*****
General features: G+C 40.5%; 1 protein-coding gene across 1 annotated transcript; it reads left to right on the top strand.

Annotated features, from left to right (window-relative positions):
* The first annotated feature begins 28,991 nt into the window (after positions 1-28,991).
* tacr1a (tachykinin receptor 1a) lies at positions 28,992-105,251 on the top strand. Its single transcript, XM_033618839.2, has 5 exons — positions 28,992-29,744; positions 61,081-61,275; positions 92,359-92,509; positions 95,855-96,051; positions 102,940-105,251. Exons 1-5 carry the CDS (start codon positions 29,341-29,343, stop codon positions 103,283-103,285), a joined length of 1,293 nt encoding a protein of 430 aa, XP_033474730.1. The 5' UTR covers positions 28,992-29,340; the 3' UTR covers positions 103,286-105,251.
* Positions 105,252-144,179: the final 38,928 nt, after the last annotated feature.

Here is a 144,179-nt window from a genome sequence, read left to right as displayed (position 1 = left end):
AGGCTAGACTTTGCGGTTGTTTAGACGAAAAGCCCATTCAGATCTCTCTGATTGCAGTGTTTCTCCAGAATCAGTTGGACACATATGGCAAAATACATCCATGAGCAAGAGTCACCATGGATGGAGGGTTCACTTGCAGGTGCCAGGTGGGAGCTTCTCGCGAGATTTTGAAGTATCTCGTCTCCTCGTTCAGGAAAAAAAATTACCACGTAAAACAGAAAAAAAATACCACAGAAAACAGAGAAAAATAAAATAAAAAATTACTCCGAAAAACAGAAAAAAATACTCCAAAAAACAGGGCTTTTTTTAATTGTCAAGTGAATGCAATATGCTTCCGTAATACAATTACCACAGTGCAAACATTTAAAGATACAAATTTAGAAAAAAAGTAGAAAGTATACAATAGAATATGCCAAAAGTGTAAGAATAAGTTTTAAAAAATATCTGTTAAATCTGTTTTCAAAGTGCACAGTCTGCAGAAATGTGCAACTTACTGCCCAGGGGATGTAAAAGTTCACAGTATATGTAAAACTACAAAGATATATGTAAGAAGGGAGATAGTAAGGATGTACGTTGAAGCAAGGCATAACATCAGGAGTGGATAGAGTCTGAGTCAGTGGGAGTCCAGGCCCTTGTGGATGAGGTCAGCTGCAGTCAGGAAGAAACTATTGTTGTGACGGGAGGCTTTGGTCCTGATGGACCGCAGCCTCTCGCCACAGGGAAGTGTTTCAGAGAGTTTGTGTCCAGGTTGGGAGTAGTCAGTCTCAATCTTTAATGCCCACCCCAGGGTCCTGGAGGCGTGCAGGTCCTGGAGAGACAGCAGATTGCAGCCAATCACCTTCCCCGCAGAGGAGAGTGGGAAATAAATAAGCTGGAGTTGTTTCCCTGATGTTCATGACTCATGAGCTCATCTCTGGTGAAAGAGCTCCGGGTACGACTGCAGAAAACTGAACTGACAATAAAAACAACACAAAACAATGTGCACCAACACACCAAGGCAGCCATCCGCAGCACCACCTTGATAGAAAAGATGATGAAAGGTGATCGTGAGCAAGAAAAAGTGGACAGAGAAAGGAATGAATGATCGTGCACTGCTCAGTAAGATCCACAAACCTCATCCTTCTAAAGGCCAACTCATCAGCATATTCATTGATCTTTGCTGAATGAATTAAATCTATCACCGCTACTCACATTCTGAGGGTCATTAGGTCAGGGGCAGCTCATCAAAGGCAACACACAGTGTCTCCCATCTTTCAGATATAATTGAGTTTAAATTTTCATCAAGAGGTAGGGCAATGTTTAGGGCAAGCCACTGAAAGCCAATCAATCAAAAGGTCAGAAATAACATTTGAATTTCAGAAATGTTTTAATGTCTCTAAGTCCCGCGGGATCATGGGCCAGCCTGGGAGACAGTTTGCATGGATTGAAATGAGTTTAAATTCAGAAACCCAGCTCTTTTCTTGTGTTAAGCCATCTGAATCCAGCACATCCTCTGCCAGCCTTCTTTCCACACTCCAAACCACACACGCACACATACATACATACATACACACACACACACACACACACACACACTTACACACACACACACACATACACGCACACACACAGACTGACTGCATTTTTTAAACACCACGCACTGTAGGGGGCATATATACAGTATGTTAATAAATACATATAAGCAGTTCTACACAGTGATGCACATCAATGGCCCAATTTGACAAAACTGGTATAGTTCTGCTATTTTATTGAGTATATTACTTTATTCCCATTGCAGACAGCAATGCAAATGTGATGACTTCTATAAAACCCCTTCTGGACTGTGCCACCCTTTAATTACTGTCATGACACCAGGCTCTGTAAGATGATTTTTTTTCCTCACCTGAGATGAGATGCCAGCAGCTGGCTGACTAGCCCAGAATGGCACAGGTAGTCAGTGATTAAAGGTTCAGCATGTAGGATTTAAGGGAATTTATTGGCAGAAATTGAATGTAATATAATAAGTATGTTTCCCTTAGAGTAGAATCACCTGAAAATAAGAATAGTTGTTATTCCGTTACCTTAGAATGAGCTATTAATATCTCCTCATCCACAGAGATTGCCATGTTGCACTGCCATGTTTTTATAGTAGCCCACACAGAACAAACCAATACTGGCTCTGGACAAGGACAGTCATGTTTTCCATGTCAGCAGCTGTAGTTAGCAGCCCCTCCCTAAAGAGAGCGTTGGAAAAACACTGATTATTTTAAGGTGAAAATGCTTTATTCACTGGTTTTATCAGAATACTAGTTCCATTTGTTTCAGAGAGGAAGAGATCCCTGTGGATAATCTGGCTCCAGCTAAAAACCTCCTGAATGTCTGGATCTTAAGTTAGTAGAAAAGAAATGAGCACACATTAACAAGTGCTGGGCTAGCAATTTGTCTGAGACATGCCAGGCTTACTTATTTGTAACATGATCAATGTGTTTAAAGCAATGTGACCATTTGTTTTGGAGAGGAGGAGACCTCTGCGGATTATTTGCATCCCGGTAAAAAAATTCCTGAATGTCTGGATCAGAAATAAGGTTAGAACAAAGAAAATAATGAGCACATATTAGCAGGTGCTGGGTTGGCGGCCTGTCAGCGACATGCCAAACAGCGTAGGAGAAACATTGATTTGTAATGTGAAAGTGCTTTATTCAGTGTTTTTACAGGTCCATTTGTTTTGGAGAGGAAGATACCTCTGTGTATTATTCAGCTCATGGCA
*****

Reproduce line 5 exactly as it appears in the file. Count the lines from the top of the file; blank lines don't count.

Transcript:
* Positions 105,252-144,179: the final 38,928 nt, after the last annotated feature.